He was awake and had finished his fumigation and had his coffee, and in such circumstances it was agreed I could go in without being sent for if something exceptional had happened. So in I went. He was lying quietly on the pillows, gradually getting into the rhythm of his day.
‘Monsieur,’ I said, ‘I have some important news, which I’m sure you’ll be glad to hear. You’ve won the Prix Goncourt!’
He looked at me. All he said was: ‘Oh?’
Just as if it were a matter of sheer indifference — though I knew that deep down he was really delighted. But he was always like that — calm, master of himself in all circumstances, never disturbing his own harmony.
‘Yes, monsieur. And Monsieur Gallimard is here, with Monsieur Jacques Riviere and Monsieur Tronche. He’s terribly worked up and wants to see you at once.’
‘Well, you must tell him he can’t, Celeste. I don’t want to see him. Later on perhaps…yes, about ten this evening…perhaps.’
[After much discussion and going back and forth between M. Proust, Celeste, and Gallimard, Proust allows Gallimard to come to his room for the first and only time, alone, and just for just a few moments. ]
After I closed the door behind the three visitors, M. Proust rang. When I went in he was looking pleased and amused.
‘Right. And now, my dear Celeste, now I have sent Monsieur Gallimard about his business, let me tell you this. They’ll ferret out where I am, and from now on there’ll probably be a lot of people ringing our bell. I don’t want to see anyone. Especially not journalists and photographers — they’re dangerous, and they’re never satisfied. Turn everybody away.’
And he added with mock severity: ‘As for you, if anyone asks you questions, don’t say anything.’
His instructions were scrupulously obeyed. Not one journalist or photographer ever entered the apartment of rue Hamelin.
Even though he didn’t show it, there’s no doubt he was delighted to have won the Goncourt. That evening, or soon after, he told me about it in a way that showed how pleased he was.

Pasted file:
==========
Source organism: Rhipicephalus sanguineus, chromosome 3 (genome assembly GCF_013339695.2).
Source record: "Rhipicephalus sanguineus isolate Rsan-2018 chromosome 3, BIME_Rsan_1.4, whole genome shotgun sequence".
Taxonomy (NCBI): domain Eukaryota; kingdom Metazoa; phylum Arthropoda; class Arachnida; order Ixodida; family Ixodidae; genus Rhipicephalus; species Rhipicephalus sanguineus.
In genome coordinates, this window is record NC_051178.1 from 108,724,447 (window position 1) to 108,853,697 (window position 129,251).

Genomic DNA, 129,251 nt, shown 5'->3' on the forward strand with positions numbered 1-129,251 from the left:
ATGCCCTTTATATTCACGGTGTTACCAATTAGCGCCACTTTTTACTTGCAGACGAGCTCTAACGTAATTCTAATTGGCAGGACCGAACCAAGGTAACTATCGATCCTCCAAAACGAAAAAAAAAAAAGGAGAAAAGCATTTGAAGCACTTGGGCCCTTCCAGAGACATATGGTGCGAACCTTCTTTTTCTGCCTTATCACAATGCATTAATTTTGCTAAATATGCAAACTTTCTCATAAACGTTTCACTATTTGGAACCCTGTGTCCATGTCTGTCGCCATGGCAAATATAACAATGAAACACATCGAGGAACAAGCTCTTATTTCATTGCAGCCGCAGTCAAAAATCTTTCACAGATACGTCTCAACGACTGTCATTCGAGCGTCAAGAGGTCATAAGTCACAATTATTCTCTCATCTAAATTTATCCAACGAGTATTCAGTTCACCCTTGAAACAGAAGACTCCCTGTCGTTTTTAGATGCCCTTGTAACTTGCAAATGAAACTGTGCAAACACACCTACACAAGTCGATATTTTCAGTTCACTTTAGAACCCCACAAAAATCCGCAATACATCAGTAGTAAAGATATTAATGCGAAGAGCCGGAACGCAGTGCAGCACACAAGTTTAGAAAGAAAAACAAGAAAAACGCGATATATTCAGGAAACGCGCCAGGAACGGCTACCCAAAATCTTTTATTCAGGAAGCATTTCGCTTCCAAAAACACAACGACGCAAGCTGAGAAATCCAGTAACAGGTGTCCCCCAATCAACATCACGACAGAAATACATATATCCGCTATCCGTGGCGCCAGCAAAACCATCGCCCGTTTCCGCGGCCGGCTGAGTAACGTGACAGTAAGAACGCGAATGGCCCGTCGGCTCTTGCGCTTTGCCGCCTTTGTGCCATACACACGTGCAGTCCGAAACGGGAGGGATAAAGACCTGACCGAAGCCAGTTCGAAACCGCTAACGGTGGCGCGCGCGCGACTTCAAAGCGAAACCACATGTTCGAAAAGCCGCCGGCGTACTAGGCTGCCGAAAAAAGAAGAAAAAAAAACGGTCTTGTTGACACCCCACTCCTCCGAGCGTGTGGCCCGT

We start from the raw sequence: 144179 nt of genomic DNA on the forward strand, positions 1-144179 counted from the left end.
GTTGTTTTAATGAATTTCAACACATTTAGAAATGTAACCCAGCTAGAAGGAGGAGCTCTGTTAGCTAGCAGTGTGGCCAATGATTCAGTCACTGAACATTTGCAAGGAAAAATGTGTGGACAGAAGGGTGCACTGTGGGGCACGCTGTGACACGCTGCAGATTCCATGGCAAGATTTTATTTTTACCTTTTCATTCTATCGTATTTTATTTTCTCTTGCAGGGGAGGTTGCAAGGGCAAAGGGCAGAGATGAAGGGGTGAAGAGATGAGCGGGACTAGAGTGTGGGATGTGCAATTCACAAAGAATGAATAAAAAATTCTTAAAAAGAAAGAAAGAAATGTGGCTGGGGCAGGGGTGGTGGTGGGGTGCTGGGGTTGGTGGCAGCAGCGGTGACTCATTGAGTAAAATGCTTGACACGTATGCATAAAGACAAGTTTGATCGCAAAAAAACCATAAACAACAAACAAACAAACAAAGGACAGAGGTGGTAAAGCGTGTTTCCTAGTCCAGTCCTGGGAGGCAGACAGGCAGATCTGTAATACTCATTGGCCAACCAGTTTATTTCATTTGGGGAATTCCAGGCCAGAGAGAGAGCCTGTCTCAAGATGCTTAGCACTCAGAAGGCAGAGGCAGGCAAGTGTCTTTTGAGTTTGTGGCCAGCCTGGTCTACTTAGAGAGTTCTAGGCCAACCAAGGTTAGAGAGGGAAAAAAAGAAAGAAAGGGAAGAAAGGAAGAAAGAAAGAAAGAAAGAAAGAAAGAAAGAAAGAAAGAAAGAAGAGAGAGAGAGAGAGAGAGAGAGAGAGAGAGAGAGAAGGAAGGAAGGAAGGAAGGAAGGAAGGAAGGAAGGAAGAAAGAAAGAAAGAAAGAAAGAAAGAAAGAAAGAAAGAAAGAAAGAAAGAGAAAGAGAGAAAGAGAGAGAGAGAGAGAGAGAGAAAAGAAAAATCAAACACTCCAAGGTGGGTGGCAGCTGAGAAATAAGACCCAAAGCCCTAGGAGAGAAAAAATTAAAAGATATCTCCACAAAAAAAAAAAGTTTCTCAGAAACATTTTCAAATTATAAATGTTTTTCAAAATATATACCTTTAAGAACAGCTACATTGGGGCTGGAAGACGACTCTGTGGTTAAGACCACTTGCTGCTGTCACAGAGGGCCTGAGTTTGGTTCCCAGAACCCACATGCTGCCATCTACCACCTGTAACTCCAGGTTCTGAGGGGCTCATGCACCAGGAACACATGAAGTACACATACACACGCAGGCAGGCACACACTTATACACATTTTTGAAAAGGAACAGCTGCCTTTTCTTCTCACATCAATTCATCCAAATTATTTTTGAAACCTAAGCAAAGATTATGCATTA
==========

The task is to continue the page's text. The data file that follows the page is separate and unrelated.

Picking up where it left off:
‘There are lots of literary prizes, Celeste, to reward authors and confer distinction on them — so many, in fact, that one loses count. But there aren’t many important ones that are worth it. there’s the Prix Femina, then the Grand Prix for Literature of the Frency Academy — but even they are nothing compared with the Goncourt. That is the only one that really counts, because it is awarded by men who know what the novel is and what a particular novel is worth…’
One of the gestures that touched him most was that of the actress Rejane, whom he’d admired ever since, at the age of ten or eleven, he saw her on the stage for the first time. She persuaded her son, Jacques Porel, who knew M. Proust and was very fond of him, to ask what she could give him as a present to show her pleasure about the Goncourt. He said the best present he could have would be a photograph of herself if she had one, dressed as the Prince de Sagan in a famous show of which she had been the star at the Epatant theater. The evening Jacques Porel brought the photograph, signed by Rejane, M. Proust showed it to me, pointing out the details as usual.
‘Look, Celeste. No other woman could have had the audacity to dress as a man, with a top hat and monocle, and carry it off with such delicacy and elegance. Look at the gardenia in her buttonhole. it is a pity though, that she has kept on her pearl earrings.’
He was as delighted as a boy.
Monday’s Reading, beginning The Guermantes Way:
Moncrieff: Page 1 “The twittering of the birds…” through Page 11 “…indistinguishable from one another.”
Treharne: Page 3 “The early-morning twitter of the birds…” through Page 10 “…and her egalitarian hauteur could not distinguish.”